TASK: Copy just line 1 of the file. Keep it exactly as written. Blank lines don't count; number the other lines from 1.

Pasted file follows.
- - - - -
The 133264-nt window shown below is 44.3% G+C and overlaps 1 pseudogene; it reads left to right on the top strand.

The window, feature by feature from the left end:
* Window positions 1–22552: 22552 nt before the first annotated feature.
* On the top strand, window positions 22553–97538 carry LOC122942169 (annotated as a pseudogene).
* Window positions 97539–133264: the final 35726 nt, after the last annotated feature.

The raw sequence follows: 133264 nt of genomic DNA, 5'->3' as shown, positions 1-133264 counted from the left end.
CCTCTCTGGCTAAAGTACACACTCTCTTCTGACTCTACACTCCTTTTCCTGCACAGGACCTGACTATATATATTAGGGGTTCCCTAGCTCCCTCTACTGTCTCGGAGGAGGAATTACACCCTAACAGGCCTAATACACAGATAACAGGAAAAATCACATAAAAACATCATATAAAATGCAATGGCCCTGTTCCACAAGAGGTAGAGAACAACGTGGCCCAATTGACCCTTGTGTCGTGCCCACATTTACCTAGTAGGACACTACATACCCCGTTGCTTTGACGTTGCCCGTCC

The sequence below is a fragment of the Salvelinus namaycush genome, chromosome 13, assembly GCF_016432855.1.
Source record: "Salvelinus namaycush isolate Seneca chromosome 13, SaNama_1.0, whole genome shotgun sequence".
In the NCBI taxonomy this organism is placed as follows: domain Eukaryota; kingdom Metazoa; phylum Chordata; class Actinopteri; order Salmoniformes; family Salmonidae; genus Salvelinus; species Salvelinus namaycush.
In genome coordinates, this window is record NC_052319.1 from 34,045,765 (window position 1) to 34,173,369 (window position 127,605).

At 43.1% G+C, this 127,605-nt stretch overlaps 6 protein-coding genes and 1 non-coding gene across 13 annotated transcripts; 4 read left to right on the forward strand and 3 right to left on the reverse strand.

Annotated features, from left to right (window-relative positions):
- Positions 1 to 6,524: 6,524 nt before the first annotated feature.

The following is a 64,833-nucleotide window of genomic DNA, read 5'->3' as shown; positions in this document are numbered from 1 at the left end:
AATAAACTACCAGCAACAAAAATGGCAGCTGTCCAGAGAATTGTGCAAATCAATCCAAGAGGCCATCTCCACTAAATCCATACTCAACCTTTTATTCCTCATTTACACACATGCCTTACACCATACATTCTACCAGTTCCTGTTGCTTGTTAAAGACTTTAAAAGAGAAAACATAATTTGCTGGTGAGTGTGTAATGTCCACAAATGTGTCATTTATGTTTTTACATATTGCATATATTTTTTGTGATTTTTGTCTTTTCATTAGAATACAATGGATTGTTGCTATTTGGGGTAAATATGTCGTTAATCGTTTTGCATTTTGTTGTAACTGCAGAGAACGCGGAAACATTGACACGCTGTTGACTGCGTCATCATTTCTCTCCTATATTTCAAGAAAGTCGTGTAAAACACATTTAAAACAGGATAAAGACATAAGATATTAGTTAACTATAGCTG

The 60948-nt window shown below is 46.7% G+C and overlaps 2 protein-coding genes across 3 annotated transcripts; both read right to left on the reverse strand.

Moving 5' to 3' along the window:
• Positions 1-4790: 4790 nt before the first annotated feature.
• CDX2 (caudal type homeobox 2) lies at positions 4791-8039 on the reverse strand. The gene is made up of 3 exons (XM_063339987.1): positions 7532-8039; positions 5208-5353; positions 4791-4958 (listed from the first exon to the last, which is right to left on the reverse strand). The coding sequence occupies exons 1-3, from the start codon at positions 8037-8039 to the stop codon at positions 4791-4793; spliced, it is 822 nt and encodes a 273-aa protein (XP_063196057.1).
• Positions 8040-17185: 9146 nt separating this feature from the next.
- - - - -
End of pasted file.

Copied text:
The 133264-nt window shown below is 44.3% G+C and overlaps 1 pseudogene; it reads left to right on the top strand.